On August 6th 1945, at 8:15 AM, my grandfather witnessed a great tragedy that destroyed nearly everything in Hiroshima. He survived the bombing, yet he lost many of his family members from the explosion and radiation poisoning. Before his passing from cancer when I was 9 years old, my grandfather told me the day the atomic bomb was dropped on Hiroshima “...was like hundreds of suns lighting up the sky.”
The bomb released a roaring fire ball that matched the temperature of the Sun itself. The heat vaporized the people near ground zero and left devastating burns on those left alive. With a scarcity of even basic medicine, the survivors treated their burns with honey and various oils such as cooking and motor oil. What differentiated this bomb from all others before was that the survivors’ burning skin would heal, but the true horror laid beneath their flesh as the invisible radiation consumed their bodies years after the war.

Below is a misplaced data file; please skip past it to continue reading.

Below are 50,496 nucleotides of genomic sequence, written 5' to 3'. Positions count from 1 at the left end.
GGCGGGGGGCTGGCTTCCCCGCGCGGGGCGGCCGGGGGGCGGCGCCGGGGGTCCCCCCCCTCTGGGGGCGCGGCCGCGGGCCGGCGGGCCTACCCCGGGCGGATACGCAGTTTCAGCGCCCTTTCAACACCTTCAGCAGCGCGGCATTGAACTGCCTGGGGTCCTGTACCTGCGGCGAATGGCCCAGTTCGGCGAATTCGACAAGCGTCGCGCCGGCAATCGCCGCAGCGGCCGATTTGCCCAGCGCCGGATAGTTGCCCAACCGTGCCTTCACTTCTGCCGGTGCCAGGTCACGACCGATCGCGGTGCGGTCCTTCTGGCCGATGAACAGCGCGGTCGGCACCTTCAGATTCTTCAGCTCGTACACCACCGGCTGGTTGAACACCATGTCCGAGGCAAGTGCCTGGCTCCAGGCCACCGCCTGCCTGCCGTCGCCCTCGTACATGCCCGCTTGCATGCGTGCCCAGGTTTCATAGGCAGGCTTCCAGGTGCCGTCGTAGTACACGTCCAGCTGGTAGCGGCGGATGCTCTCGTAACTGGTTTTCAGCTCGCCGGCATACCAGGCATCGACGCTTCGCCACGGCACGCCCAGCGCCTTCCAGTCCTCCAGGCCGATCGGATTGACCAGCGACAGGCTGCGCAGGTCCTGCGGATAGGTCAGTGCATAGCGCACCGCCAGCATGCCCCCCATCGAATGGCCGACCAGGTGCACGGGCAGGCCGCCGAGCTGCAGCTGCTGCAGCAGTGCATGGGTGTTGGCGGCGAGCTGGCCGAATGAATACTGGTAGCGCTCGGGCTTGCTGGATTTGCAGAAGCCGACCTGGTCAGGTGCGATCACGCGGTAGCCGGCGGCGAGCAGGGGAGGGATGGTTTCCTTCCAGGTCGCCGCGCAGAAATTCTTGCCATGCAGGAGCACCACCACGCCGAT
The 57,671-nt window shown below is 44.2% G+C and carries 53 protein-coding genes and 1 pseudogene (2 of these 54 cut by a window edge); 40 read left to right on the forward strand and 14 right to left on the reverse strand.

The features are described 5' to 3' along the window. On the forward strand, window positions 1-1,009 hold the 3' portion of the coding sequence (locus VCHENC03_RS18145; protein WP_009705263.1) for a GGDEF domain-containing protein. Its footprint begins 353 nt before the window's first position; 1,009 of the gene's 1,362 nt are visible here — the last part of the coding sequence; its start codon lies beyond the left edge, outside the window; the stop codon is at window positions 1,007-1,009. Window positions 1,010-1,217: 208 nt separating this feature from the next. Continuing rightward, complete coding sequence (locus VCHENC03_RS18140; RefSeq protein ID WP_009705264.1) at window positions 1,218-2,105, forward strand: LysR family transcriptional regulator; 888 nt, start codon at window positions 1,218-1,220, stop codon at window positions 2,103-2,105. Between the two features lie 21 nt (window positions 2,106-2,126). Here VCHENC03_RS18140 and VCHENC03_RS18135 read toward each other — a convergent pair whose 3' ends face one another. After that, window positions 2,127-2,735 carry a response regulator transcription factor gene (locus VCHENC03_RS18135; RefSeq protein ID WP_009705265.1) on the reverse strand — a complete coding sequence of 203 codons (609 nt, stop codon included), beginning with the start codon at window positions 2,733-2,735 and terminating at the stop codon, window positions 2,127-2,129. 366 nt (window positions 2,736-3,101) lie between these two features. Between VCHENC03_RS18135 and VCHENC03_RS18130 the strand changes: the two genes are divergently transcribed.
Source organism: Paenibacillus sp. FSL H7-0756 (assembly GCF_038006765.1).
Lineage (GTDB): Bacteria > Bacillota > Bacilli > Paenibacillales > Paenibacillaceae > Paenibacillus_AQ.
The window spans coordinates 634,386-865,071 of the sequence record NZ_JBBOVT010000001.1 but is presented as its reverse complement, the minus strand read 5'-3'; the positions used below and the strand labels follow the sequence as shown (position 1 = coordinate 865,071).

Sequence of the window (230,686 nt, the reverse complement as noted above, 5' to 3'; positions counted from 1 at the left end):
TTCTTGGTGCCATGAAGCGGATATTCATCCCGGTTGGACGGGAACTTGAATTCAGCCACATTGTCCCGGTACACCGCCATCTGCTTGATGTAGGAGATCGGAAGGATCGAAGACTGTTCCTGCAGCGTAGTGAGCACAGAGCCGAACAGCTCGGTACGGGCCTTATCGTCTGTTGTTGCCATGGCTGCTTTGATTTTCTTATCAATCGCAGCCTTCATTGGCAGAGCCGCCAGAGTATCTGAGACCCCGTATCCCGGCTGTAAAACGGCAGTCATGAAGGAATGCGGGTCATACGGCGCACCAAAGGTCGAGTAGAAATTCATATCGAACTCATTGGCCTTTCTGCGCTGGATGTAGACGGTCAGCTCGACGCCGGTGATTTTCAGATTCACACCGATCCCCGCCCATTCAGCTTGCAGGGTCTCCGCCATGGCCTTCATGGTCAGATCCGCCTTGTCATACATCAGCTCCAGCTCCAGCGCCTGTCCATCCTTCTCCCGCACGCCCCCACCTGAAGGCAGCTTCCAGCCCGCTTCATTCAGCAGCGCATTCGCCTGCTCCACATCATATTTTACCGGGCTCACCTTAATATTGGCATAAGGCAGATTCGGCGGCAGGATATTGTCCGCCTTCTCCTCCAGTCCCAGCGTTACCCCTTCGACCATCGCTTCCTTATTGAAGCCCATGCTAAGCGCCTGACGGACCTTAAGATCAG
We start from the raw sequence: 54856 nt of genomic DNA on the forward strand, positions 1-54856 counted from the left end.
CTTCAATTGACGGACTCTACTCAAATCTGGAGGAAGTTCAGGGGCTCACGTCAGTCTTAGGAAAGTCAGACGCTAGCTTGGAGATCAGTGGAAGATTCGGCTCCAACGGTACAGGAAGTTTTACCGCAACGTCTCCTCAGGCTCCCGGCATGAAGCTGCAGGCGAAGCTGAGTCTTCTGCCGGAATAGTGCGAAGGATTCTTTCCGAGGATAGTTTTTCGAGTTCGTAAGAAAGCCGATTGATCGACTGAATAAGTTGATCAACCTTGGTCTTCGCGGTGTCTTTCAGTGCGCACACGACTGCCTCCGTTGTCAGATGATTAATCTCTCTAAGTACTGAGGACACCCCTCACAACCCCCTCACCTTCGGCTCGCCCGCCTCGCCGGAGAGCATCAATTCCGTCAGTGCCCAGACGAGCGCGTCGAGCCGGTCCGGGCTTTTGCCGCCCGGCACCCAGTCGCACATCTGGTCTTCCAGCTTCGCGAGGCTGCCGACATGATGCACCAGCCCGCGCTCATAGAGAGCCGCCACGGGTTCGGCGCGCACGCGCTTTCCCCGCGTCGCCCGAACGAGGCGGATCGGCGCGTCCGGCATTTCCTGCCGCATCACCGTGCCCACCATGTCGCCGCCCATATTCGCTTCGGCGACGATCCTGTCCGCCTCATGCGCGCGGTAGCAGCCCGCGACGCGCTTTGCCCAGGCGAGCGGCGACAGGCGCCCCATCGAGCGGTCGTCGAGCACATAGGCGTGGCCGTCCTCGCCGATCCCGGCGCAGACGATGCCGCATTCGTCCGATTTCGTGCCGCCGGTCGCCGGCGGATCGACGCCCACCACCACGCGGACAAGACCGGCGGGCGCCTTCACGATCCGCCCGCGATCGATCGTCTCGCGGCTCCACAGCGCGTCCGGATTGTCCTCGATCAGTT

"Burning Away" and "Under My Skin" utilizes honey and various oils on a sun-fused silver gelatin paper in a recreation of the numerous stories by survivors seeking to heal the charred trauma. The blinding heat was not the only effect of the nuclear bombings; the radiation that my grandfather was exposed to pierced through his skin and inscribed itself onto his genes and onto my own. Many others were unaware of the invisible threat that was implanted within their bodies like a second bomb waiting to go off. It was their children and grandchildren who were witnesses to these cancers and the numerous fights. The pattern of the print depends on the type of oil used on the paper, creating various microscopic like images that may remind one of cancer cells.